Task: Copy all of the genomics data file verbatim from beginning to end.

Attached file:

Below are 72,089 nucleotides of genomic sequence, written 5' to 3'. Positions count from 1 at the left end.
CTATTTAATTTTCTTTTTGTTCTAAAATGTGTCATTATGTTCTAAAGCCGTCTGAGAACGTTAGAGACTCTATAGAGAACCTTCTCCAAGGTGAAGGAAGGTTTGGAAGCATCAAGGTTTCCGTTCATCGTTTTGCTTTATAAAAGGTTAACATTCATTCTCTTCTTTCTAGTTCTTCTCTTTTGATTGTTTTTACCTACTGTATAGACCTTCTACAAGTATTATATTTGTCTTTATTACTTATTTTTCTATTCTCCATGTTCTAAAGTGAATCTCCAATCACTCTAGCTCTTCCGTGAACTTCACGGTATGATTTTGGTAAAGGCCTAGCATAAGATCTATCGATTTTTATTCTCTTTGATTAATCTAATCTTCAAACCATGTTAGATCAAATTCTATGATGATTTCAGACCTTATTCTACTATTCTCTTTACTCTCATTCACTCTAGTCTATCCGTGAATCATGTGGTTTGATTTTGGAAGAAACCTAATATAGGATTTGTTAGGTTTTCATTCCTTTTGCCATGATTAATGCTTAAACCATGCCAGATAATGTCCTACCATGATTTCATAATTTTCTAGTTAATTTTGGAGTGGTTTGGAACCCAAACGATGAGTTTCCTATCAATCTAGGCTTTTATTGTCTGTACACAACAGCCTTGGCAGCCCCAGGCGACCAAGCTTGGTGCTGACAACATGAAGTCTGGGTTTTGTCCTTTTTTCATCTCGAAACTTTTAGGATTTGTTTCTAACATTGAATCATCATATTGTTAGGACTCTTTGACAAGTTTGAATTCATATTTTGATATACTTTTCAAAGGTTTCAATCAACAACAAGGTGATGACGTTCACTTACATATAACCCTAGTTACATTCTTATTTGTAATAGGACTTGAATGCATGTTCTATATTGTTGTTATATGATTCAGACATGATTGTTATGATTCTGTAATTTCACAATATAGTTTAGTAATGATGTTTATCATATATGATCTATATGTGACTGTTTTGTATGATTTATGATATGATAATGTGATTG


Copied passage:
Below are 72,089 nucleotides of genomic sequence, written 5' to 3'. Positions count from 1 at the left end.
CTATTTAATTTTCTTTTTGTTCTAAAATGTGTCATTATGTTCTAAAGCCGTCTGAGAACGTTAGAGACTCTATAGAGAACCTTCTCCAAGGTGAAGGAAGGTTTGGAAGCATCAAGGTTTCCGTTCATCGTTTTGCTTTATAAAAGGTTAACATTCATTCTCTTCTTTCTAGTTCTTCTCTTTTGATTGTTTTTACCTACTGTATAGACCTTCTACAAGTATTATATTTGTCTTTATTACTTATTTTTCTATTCTCCATGTTCTAAAGTGAATCTCCAATCACTCTAGCTCTTCCGTGAACTTCACGGTATGATTTTGGTAAAGGCCTAGCATAAGATCTATCGATTTTTATTCTCTTTGATTAATCTAATCTTCAAACCATGTTAGATCAAATTCTATGATGATTTCAGACCTTATTCTACTATTCTCTTTACTCTCATTCACTCTAGTCTATCCGTGAATCATGTGGTTTGATTTTGGAAGAAACCTAATATAGGATTTGTTAGGTTTTCATTCCTTTTGCCATGATTAATGCTTAAACCATGCCAGATAATGTCCTACCATGATTTCATAATTTTCTAGTTAATTTTGGAGTGGTTTGGAACCCAAACGATGAGTTTCCTATCAATCTAGGCTTTTATTGTCTGTACACAACAGCCTTGGCAGCCCCAGGCGACCAAGCTTGGTGCTGACAACATGAAGTCTGGGTTTTGTCCTTTTTTCATCTCGAAACTTTTAGGATTTGTTTCTAACATTGAATCATCATATTGTTAGGACTCTTTGACAAGTTTGAATTCATATTTTGATATACTTTTCAAAGGTTTCAATCAACAACAAGGTGATGACGTTCACTTACATATAACCCTAGTTACATTCTTATTTGTAATAGGACTTGAATGCATGTTCTATATTGTTGTTATATGATTCAGACATGATTGTTATGATTCTGTAATTTCACAATATAGTTTAGTAATGATGTTTATCATATATGATCTATATGTGACTGTTTTGTATGATTTATGATATGATAATGTGATTG